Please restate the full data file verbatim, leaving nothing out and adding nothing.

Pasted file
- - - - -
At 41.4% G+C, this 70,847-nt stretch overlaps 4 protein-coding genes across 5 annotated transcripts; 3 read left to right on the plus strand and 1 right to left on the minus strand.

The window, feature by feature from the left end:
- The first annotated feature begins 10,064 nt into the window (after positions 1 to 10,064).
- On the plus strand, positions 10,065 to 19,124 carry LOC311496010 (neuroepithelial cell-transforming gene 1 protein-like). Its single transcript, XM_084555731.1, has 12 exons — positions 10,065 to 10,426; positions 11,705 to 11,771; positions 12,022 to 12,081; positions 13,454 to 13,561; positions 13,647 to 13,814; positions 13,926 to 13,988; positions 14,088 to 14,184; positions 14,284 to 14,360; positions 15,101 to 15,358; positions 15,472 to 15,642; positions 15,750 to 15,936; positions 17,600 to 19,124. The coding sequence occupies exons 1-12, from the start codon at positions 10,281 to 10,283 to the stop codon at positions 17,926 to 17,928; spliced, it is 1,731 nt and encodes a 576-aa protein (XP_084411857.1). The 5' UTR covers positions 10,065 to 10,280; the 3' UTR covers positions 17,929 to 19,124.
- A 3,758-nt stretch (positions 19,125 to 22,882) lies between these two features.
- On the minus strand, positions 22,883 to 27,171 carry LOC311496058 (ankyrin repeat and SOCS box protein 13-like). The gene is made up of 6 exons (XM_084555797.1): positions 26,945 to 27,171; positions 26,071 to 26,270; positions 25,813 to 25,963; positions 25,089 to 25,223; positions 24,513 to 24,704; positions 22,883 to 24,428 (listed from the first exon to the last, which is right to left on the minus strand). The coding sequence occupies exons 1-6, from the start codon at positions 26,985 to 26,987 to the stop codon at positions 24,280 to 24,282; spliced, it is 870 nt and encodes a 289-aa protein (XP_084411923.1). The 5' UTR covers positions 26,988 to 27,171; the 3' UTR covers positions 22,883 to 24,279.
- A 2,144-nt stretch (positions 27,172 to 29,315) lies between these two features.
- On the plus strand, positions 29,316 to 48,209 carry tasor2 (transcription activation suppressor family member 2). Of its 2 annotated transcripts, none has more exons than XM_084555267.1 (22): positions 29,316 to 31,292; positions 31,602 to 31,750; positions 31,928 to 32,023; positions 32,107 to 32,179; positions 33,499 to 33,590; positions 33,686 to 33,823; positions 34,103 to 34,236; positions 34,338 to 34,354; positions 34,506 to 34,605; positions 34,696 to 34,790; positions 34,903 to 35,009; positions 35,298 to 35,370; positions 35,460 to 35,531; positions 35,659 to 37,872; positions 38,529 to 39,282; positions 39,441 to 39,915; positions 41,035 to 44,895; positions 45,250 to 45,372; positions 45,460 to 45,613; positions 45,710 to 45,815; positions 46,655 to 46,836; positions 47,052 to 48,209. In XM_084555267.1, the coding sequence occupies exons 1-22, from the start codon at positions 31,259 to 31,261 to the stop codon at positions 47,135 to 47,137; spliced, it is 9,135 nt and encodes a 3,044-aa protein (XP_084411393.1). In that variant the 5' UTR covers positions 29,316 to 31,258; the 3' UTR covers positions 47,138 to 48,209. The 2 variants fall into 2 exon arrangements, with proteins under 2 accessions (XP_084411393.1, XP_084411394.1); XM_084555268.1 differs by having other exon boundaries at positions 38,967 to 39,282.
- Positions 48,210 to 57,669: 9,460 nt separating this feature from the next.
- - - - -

At 41.4% G+C, this 70,847-nt stretch overlaps 4 protein-coding genes across 5 annotated transcripts; 3 read left to right on the plus strand and 1 right to left on the minus strand.

The window, feature by feature from the left end:
- The first annotated feature begins 10,064 nt into the window (after positions 1 to 10,064).
- On the plus strand, positions 10,065 to 19,124 carry LOC311496010 (neuroepithelial cell-transforming gene 1 protein-like). Its single transcript, XM_084555731.1, has 12 exons — positions 10,065 to 10,426; positions 11,705 to 11,771; positions 12,022 to 12,081; positions 13,454 to 13,561; positions 13,647 to 13,814; positions 13,926 to 13,988; positions 14,088 to 14,184; positions 14,284 to 14,360; positions 15,101 to 15,358; positions 15,472 to 15,642; positions 15,750 to 15,936; positions 17,600 to 19,124. The coding sequence occupies exons 1-12, from the start codon at positions 10,281 to 10,283 to the stop codon at positions 17,926 to 17,928; spliced, it is 1,731 nt and encodes a 576-aa protein (XP_084411857.1). The 5' UTR covers positions 10,065 to 10,280; the 3' UTR covers positions 17,929 to 19,124.
- A 3,758-nt stretch (positions 19,125 to 22,882) lies between these two features.
- On the minus strand, positions 22,883 to 27,171 carry LOC311496058 (ankyrin repeat and SOCS box protein 13-like). The gene is made up of 6 exons (XM_084555797.1): positions 26,945 to 27,171; positions 26,071 to 26,270; positions 25,813 to 25,963; positions 25,089 to 25,223; positions 24,513 to 24,704; positions 22,883 to 24,428 (listed from the first exon to the last, which is right to left on the minus strand). The coding sequence occupies exons 1-6, from the start codon at positions 26,985 to 26,987 to the stop codon at positions 24,280 to 24,282; spliced, it is 870 nt and encodes a 289-aa protein (XP_084411923.1). The 5' UTR covers positions 26,988 to 27,171; the 3' UTR covers positions 22,883 to 24,279.
- A 2,144-nt stretch (positions 27,172 to 29,315) lies between these two features.
- On the plus strand, positions 29,316 to 48,209 carry tasor2 (transcription activation suppressor family member 2). Of its 2 annotated transcripts, none has more exons than XM_084555267.1 (22): positions 29,316 to 31,292; positions 31,602 to 31,750; positions 31,928 to 32,023; positions 32,107 to 32,179; positions 33,499 to 33,590; positions 33,686 to 33,823; positions 34,103 to 34,236; positions 34,338 to 34,354; positions 34,506 to 34,605; positions 34,696 to 34,790; positions 34,903 to 35,009; positions 35,298 to 35,370; positions 35,460 to 35,531; positions 35,659 to 37,872; positions 38,529 to 39,282; positions 39,441 to 39,915; positions 41,035 to 44,895; positions 45,250 to 45,372; positions 45,460 to 45,613; positions 45,710 to 45,815; positions 46,655 to 46,836; positions 47,052 to 48,209. In XM_084555267.1, the coding sequence occupies exons 1-22, from the start codon at positions 31,259 to 31,261 to the stop codon at positions 47,135 to 47,137; spliced, it is 9,135 nt and encodes a 3,044-aa protein (XP_084411393.1). In that variant the 5' UTR covers positions 29,316 to 31,258; the 3' UTR covers positions 47,138 to 48,209. The 2 variants fall into 2 exon arrangements, with proteins under 2 accessions (XP_084411393.1, XP_084411394.1); XM_084555268.1 differs by having other exon boundaries at positions 38,967 to 39,282.
- Positions 48,210 to 57,669: 9,460 nt separating this feature from the next.